There is an excellent summary of this week’s reading over on Ijustreadaboutthat:

There were seven killings in August 1995–one of whom was killed by her stepfather.  The rest were unsolved.

Epifanio returns briefly to bemoan that judiciales never find a case.  And he reveals that he swiped an address book that no one even bothered to ask about or to use for evidence.  Of course, information pills he didn’t do anything with it either.

And next Sergio González returns briefly. I loved the joke that arts reports were considered faggots “(assthetes, they called them)” (464) and I wonder if that was original in the Spanish or of that is just an awesome translation.

[Our library has a copy of 2666 in Spanish, so I’m delighted to have been able to look up this word.  The page numbering is different (of course) and I’m delighted that even with my minimal Spanish, I was able to track down this section with relative ease.  I would never bother working on any other translation in the book, but this word really stood out.  And so, in the original, we get “(periodistas <<pulturales>>, los llamaban)” (581).  Using Google translate I’m getting the “pul” part to mean neatness/fastdiousness and the “ultrales” means culture.  It’s a funny joke in Spanish but I love that Natasha Wimmer came up with “assthetes.”  What a great translation.]

Excellent! Go read it!

Week 8: Speaking words of wisdom: Let it Be

by Maria Bustillos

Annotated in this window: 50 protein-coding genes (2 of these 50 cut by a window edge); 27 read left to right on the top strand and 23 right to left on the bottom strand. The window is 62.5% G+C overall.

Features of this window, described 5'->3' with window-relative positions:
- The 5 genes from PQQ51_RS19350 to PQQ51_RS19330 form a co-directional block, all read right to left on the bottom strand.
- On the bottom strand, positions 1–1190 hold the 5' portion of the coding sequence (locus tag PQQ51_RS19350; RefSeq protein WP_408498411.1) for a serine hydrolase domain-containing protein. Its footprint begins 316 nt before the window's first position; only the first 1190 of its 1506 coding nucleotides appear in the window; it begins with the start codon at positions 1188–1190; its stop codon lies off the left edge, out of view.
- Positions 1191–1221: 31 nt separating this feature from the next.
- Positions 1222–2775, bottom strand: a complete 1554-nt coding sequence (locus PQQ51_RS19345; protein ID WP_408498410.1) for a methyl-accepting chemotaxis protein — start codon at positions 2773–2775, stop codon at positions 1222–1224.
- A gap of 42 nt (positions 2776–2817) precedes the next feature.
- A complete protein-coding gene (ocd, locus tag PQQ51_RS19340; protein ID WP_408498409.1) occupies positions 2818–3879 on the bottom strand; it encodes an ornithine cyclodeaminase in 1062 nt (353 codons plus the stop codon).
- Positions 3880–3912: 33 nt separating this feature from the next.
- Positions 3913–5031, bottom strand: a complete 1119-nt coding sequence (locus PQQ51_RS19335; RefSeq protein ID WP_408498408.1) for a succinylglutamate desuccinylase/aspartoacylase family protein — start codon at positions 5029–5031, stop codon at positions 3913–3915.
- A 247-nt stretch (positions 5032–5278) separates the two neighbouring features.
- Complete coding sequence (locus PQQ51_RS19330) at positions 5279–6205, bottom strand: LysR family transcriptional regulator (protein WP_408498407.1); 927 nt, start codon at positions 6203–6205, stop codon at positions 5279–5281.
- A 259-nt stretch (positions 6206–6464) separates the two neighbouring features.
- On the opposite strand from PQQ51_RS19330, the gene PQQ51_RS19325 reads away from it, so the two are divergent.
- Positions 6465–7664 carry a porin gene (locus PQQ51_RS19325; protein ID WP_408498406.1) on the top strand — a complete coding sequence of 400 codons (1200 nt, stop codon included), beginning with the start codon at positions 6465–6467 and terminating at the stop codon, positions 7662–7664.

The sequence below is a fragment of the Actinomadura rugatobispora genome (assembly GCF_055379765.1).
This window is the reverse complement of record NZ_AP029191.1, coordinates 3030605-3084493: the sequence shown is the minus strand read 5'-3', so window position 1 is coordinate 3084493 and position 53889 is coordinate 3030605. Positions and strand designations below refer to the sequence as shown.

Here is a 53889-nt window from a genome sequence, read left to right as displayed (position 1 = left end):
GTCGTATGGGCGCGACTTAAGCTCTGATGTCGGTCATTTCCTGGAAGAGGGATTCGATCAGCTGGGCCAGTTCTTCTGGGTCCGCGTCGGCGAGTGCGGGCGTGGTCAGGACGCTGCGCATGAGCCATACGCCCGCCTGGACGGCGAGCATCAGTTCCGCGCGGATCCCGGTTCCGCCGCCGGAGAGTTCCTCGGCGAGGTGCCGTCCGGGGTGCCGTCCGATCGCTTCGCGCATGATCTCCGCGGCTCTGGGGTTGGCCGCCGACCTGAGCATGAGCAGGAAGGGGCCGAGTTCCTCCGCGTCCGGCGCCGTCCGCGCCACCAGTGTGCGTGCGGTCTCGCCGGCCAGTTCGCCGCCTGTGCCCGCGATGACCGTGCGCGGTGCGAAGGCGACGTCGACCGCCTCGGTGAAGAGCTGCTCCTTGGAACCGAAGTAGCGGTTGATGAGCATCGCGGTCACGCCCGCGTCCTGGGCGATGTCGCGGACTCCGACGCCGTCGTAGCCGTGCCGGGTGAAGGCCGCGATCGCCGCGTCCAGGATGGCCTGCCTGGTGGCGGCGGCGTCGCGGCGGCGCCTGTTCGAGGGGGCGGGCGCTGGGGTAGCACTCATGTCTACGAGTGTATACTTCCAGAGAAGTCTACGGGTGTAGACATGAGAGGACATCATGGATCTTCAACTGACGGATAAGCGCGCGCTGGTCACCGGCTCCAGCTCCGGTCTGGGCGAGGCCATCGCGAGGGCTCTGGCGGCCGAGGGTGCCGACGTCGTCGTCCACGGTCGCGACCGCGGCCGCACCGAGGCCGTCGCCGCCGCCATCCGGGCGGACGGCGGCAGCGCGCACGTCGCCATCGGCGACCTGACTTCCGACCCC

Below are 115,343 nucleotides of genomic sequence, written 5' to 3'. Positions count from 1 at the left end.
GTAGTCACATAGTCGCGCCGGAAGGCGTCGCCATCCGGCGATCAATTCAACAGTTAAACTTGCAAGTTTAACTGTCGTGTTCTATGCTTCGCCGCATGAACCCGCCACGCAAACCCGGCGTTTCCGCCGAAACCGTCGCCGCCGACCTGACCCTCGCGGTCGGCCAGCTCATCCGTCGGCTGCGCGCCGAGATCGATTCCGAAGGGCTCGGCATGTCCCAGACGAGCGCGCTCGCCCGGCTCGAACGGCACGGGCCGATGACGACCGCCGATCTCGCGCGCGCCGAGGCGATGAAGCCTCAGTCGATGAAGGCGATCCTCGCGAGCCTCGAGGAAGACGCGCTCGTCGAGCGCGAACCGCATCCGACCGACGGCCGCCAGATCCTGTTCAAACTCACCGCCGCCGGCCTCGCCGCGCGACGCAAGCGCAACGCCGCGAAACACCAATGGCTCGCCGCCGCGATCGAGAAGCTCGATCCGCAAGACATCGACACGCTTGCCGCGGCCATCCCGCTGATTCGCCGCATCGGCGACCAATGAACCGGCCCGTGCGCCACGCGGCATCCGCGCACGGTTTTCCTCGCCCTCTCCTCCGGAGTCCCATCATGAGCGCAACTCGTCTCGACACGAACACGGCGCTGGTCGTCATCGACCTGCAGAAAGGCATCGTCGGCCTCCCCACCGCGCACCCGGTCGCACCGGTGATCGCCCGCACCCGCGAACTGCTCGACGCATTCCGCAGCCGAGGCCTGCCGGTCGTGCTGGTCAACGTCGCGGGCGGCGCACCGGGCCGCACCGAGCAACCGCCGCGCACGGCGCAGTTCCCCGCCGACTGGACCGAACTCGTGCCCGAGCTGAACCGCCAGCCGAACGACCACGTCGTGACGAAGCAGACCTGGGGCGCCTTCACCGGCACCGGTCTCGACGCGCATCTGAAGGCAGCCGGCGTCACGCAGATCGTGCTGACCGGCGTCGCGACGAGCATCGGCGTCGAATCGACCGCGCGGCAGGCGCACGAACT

[…] she wasn’t ashamed of being what she was, erectile because what God takes away the Virgin restores, approved and when that’s the way it is, it’s impossible not to be at peace with the world.

The extraordinary person of Florita Almada appears right after the terrible murder and burning of Silvana Perez Arjona by Carlos Llonas.  This Llonas is, “according to his friends,”:

a good-natured man, a drinker but not a drunk, and a person who read books in his spare time, which was unusual and gave him the aura of someone exceptional.

Though the jealous Llonas’s “exceptional” cultivation didn’t prevent him from stabbing Silvana Arjona in the chest and setting fire to her dead body any more than their elevated nid-nodding over Archimboldi prevented Pelletier and Espinoza from beating a Pakistani cab driver half to death.  Llonas observes, after he is arrested and confesses to the crime, that “Silvana was a good kid, and she didn’t deserve to be treated like that.”  Oh yes?!  Very astute.  I really wanted to throw the book across the room at this point in a rage, but it also seemed absolutely like what some drunken macho murdering fool would really say.  How “exceptional” was Llonas?  Not much.  He is par for the course, just like every other raping, murdering beast in this horrible place.